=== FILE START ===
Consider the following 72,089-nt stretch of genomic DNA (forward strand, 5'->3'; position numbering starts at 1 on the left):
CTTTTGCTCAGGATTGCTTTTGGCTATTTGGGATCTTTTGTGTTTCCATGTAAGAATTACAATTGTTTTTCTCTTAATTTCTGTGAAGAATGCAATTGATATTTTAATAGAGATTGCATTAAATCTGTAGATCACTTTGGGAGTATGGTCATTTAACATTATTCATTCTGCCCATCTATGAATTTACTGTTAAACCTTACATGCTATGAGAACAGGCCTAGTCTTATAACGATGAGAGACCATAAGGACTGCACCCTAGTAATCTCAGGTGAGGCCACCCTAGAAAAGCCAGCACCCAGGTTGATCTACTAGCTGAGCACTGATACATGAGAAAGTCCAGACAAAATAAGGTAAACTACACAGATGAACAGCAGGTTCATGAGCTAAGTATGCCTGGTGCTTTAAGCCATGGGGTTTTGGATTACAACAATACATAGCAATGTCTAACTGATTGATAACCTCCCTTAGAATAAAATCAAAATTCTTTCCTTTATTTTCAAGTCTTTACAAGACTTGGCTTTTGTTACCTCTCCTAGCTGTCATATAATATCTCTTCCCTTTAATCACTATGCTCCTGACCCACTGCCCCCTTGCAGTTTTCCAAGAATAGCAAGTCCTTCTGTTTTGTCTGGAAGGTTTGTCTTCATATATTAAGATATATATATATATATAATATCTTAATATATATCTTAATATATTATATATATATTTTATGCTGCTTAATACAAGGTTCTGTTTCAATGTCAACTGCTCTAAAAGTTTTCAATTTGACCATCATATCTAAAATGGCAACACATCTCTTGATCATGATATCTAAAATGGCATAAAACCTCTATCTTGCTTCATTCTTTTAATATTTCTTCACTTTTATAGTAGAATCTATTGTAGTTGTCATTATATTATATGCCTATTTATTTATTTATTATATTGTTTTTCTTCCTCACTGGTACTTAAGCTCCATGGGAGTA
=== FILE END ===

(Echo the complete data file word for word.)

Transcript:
Consider the following 72,089-nt stretch of genomic DNA (forward strand, 5'->3'; position numbering starts at 1 on the left):
CTTTTGCTCAGGATTGCTTTTGGCTATTTGGGATCTTTTGTGTTTCCATGTAAGAATTACAATTGTTTTTCTCTTAATTTCTGTGAAGAATGCAATTGATATTTTAATAGAGATTGCATTAAATCTGTAGATCACTTTGGGAGTATGGTCATTTAACATTATTCATTCTGCCCATCTATGAATTTACTGTTAAACCTTACATGCTATGAGAACAGGCCTAGTCTTATAACGATGAGAGACCATAAGGACTGCACCCTAGTAATCTCAGGTGAGGCCACCCTAGAAAAGCCAGCACCCAGGTTGATCTACTAGCTGAGCACTGATACATGAGAAAGTCCAGACAAAATAAGGTAAACTACACAGATGAACAGCAGGTTCATGAGCTAAGTATGCCTGGTGCTTTAAGCCATGGGGTTTTGGATTACAACAATACATAGCAATGTCTAACTGATTGATAACCTCCCTTAGAATAAAATCAAAATTCTTTCCTTTATTTTCAAGTCTTTACAAGACTTGGCTTTTGTTACCTCTCCTAGCTGTCATATAATATCTCTTCCCTTTAATCACTATGCTCCTGACCCACTGCCCCCTTGCAGTTTTCCAAGAATAGCAAGTCCTTCTGTTTTGTCTGGAAGGTTTGTCTTCATATATTAAGATATATATATATATATAATATCTTAATATATATCTTAATATATTATATATATATTTTATGCTGCTTAATACAAGGTTCTGTTTCAATGTCAACTGCTCTAAAAGTTTTCAATTTGACCATCATATCTAAAATGGCAACACATCTCTTGATCATGATATCTAAAATGGCATAAAACCTCTATCTTGCTTCATTCTTTTAATATTTCTTCACTTTTATAGTAGAATCTATTGTAGTTGTCATTATATTATATGCCTATTTATTTATTTATTATATTGTTTTTCTTCCTCACTGGTACTTAAGCTCCATGGGAGTA